Applying too much fertilizer can lead to issues such as fertilizer burn, which is applying more fertilizer than your grass can process. Fertilizer burn can make your grass turn yellow, wilt, and eventually die.  

How to Fix Too Much Fertilizer in St. Augustine Lawns? 

You should start fertilizing St. Augustine grass roughly 3 weeks after the grass turns green and when there are slim chances of a late frost. 

About quantity, spread 1 pound of soluble nitrogen per 1,000 square feet of lawn every 8 weeks, or 11/2 pounds of slow-release nitrogen every 10 weeks. A 3-2-1 ratio is a good fertilizer number for St. Augustine grass. 

The Simple Lawn Solutions Growth Booster Lawn Fertilizer is rated as the best fertilizer for St. Augustine grass and contains nitrogen, iron, and other essential nutrients for healthy grass growth. 

4. Pests 

Lawn pests such as grubs eat at the roots of your lawn, causing yellow patches, discolored patches, and/or dead patches in your St. Augustine turf. 

Even though proper watering, mowing, and fertilization practices can prevent your lawn from turning bright yellow from dark green, pests and diseases can otherwise overpower healthy lawns. 

Chinch bugs are the leading cause of yellowing grass patches. These bugs may be small in size but can be massive damage to your lawn sucking the sap from the nodes and crown of grass. 

Leading publications claim that St. Augustine grass is highly susceptible and the type of grass most likely to be damaged by chinch bugs and other pests. 

Basic Steps to Eliminate Pests and Insect Infestation from St. Augustine Lawn? 

The first thing to do is identify the pests and insects in your lawn that are causing yellow-infected patches, brown patches, and dead grass because each requires a different approach for extermination. 

To safeguard your St. Augustine grass, natural methods to get rid of pests are a good option depending on the extent of the problem. 

These methods include nematodes, introducing milky spore disease, applying neem oil, and encouraging birds on your lawn. 

Pest Infestation in St. Augustine Grass

5. Mowing with Dull Mower Blades 

It may come as a surprise but mowing with dull mower blades can cause yellowing St. Augustine grass. Dull and blunt lawnmower blades tear the grass and fray its edges, which dries out the tips of the grass, causing it to turn yellow.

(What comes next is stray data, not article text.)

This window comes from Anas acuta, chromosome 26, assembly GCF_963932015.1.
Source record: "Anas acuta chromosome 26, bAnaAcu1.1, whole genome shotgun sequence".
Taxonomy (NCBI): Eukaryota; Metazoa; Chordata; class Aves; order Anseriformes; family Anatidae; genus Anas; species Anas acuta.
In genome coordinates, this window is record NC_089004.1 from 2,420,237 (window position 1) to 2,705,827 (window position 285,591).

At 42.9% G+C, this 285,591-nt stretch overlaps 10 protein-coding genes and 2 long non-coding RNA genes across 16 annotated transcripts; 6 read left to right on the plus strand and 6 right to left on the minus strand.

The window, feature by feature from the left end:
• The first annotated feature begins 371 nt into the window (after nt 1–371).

Speaking of which, if you own a gas-powered lawnmower, spilling gas can cause your St. Augustine grass to turn yellow. 

How to Fix Dull Mower Blades? 

There are several ways to sharpen dull mower blades. The easiest and fastest way to get the job done is with a bench grinder. If you don’t have a bench grinder, you can use a flat file to sharpen a dull mower blade but note that this is a long process that does require a fair bit of elbow grease. 

In the event you spill gas on your grass, clean the spillage as quickly as possible, and soak the areas with more than an ounce of water or whatever it takes to dilute the fuel. Next, add an absorbent product to collect the fuel and dispose of it as instructed. 

6. Pet Urine 

Most dog parents and pet parents (I’m guilty of this one) let our pets use the backyard as a personal toilet, especially in the winter. But this practice can have dire consequences after the snow melts such as a lawn speckled with unsightly yellow spots and patches. 

Dog urine for example is rich in a variety of nitrogen compounds but isn’t nitrogen content good for your lawn? Yes, it is, but excess nitrogen will burn the grass and create yellow patches. 

The concentration of nitrogen in dog urine depends on several factors such as the type of dog, its sex, and the dog’s diet.

Female dogs tend to cause more damage to St. Augustine grass than male dogs because they squat and urinate in one concentrated area compared to male dogs that spray their urine over a larger area. 

How to Fix Dog Urine Spots in St. Augustine Grass? 

Preventing the appearance of these unsightly yellow patches, brown spots, and dead spots resulting from excessive nitrogen in dog urine in your yard is easy and can be done in two ways. 

The first way is to change your dog’s diet to include low-protein content, which results in less nitrogen in dog urine.

Additionally, you can try diluting your pet’s urine by watering down the food. You can also give your dog a product such as PAWFECTCHEW, which not only works to lower nitrogen levels in dog urine but promotes healthy UT and bladder function. 

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How To Fix Yellow Grass - St Augustine Grass Turning Yellow

7. Mowing Lawn Too Short